November 24th, 2005
I just come back from the MoU signing ceremony between JGN II and SingAREN, marking a beginning of a new high-speed 155mbps R&D link between Singapore and Japan. Early last year, I paid a courtesy visit to MIC/JGN office in Japan requesting them to open their 20mbps link to the R&D community1 but I was politely turned down. However, they promised to include the R&D community if they managed to secure funding for the next phase. I am glad this little seed I planted comes to something :-)
Anyway, JGN II is project managed by NICT (which has an annual budget of 560M USD wow!). The original purpose of JGN is to provide dark fibers and L3 (IPv4 and IPv6) services connecting up the Japanese universities. Last year, they expanded their network with a OC192 (10Gbps) to StarLight (US) and a 20mbps to Singapore. Today, they expanded the 20mbps to 155mbps and also another 45mbps to Thailand.
So what are all these high-speed network used for? Well, it is basically up to our blue-sky imagination. But to start, in addition to the ongoing media industry projects, they lined up two more projects:
(1) a e-Learning project between Catholic High School and Primary/Secondary schools in Mitaka City – Students can attend virtual classes that seem as if they are attending in the same classroom.
(2) e-Health project between Singapore National Eye Centre and Asahikawa Medical College Hospital – Basically using 3D HDTV technology to allow eye patients to be examine and even operated remotely.
If you got any more ideas, I would love to hear them!
1 Credit should also go to Konishi-sensei who has been urging me to talk to MIC.
November 24th, 2005
I installed Google Analytics on several of the blogs I managed. So after collecting data for a week, it gave me some nice charts and one of them look like this:
Pretty cool but I was wondering why I am getting so much traffic from pbs.org. So going through my logs, I discovered one of my (very) old entry on Internet Peering was featured by I, Cringely Link of the Week. Wow, thanks!
Anyway, if you haven’t install Google Analytics, I highly recommend you to do so. It is a nifty little tool.
November 22nd, 2005
First, congratulations to mrbrown on his third child. I received an email this afternoon from an excited mrbrown with his baby photo attached using his handphone. God knows how many other people he sent it to so let me also congratulate his mobile phone operator too.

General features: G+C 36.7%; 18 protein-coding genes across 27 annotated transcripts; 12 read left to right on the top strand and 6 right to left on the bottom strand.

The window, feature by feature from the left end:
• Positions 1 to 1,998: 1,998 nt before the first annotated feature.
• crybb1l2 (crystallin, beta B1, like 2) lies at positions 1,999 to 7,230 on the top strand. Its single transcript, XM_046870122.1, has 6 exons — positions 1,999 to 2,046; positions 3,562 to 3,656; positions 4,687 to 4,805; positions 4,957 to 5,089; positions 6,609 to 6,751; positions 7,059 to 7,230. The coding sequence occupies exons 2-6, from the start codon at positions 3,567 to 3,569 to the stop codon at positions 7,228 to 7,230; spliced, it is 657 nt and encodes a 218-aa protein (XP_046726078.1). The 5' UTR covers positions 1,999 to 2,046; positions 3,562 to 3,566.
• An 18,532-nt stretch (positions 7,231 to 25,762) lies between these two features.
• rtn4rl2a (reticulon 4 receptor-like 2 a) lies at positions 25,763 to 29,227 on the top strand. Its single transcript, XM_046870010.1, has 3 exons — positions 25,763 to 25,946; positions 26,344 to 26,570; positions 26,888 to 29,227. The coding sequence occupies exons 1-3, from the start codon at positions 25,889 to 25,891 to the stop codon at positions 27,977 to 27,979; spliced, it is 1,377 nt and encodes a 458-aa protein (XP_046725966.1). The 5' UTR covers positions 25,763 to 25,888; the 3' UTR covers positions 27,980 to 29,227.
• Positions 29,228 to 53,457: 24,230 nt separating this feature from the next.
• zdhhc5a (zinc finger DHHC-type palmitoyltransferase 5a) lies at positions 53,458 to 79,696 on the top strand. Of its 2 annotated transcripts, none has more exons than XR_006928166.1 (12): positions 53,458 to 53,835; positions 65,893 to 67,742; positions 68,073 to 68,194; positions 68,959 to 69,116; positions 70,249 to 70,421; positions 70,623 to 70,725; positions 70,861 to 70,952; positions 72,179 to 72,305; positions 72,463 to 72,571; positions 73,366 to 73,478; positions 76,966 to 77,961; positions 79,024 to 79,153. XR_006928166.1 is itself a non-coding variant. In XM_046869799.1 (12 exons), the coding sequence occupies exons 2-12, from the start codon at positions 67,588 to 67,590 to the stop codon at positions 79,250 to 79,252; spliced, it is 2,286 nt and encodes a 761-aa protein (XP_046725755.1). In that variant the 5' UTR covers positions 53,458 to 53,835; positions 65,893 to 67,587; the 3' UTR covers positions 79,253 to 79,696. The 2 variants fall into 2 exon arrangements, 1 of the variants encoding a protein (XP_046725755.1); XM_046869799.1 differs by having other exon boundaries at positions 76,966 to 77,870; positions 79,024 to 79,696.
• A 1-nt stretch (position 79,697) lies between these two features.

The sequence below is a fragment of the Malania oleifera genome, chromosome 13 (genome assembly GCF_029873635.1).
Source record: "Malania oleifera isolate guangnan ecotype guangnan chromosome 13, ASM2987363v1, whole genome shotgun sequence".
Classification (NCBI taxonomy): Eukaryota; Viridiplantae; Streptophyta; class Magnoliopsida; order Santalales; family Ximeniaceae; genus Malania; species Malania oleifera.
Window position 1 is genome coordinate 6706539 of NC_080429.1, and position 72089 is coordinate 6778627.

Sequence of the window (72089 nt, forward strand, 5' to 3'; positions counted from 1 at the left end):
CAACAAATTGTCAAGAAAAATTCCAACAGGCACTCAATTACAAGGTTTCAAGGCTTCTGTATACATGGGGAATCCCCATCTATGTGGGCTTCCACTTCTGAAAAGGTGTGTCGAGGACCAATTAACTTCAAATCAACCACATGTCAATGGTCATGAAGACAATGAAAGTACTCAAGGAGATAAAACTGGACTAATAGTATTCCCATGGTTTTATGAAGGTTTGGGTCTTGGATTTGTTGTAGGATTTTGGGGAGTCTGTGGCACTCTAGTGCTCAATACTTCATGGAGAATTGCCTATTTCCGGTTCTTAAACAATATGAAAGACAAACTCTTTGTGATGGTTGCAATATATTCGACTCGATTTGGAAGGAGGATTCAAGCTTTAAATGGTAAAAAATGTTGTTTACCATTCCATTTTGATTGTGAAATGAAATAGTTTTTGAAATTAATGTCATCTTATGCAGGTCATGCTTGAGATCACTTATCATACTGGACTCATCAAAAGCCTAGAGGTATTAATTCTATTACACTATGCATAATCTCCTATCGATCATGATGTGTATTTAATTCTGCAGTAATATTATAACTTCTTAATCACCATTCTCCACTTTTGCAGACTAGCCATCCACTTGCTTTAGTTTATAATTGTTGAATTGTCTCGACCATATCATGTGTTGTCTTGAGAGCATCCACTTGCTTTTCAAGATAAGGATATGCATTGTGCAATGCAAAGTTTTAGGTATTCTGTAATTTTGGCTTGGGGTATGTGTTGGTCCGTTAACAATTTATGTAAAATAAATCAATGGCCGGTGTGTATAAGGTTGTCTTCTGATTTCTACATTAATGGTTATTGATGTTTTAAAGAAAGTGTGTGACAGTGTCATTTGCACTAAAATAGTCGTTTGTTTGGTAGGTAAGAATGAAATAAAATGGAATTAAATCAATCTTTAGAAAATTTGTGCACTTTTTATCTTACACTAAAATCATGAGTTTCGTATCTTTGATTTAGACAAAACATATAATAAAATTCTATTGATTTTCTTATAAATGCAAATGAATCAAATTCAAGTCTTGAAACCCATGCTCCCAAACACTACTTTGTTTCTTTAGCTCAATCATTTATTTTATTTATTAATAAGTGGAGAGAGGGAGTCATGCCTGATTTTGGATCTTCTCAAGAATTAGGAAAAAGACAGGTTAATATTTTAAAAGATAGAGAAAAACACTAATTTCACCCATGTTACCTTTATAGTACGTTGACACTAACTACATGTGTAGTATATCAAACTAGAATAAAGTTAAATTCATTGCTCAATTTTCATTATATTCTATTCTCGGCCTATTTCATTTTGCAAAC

Back to topic, I wanted to write about Singapore blogosphere. I know it is really so-2002 to blog about blogging but something puzzled me for a while with respect to Singapore blogosphere, specifically Tomorrow.sg, and Technorati.
The observation I had is there seem to be a “Tomorrow-effect” on Technorati top 10 searches. The first time it happens was Sarong Party Girl in June and in July, the NKF incident actually made become #1 search on Technorati for a few days. As of writing this, the top 10 searches on Technorati includes “Daphne Teo” (#2) and “Dawn Yang” (#8) both featured on Tomorrow.sg here and here.
The simple conclusion is that a lot of Singaporean (bloggers and blog readers) knows Technorati and are using it actively. But what puzzled me is how is it a small country like Singapore with 4M people (and thus a much smaller blogging community) could have such an impact on an International blog search engine like Technorati?
November 10th, 2005
Just saw this news on Slashdot
A gamer who spent Â£13,700 on an island that only exists in a computer game has recouped his investment, according to the game developers.
The 23-year-old gamer known as Deathifier made the money back in under a year.
November 9th, 2005
Just saw this at the world of warcraft forum with a damn funny subject title!
I bet the folks at Blizzard must be scratching their head wondering what this guy just said. Muhahahaah.
November 7th, 2005
Everyone knows “wireless” has been the catchphrase in this decade – cordless phone, mobile phone, laptops, wifi and moving forward, wimax, uwb, etc etc. Wireless isn’t just a multi-billions dollar industry, it is has also change our way of life.
But I am sure we have friends or families who tell us how they feel giddy near a microwave; Or how they are concerned about turning on their mobile phone near their babies; Or they wont have wifi at home near their kids.
Many of those are urban myth. Power emission on wireless are regulated even in so-called “unregulated” ISM band at a level which is considered safe for human. Some people may be more sensitive but generally it is safe.
But what if urban myth is true? What if wireless is indeed harmful to human except the effects are unnoticable until decades later? I am not a doctor so I don’t claim to know the truth but as a technologist, it is an interesting scenario planning excerise. Ignoring the health disaster at hand, or that you have to forgo your mobile phone and doing wireless surfing, we will have class action suits against the whole wireless industry (handphone manufacturers, wireless operators), angry mobs at government regulators etc etc. It isn’t a pretty picture.
And this is why lawsuits like this scares the hell out of me…
November 4th, 2005
A few days ago, while discussing WSIS, ICANN, DNS, and all stuff that is geeky over lunch, he commented: “Wow, the Internet is a messy place, isn’t it?”
To which I responded: “Yes. But this is the mess that gives us email, web, p2p and all things that is wonderful about the Internet”.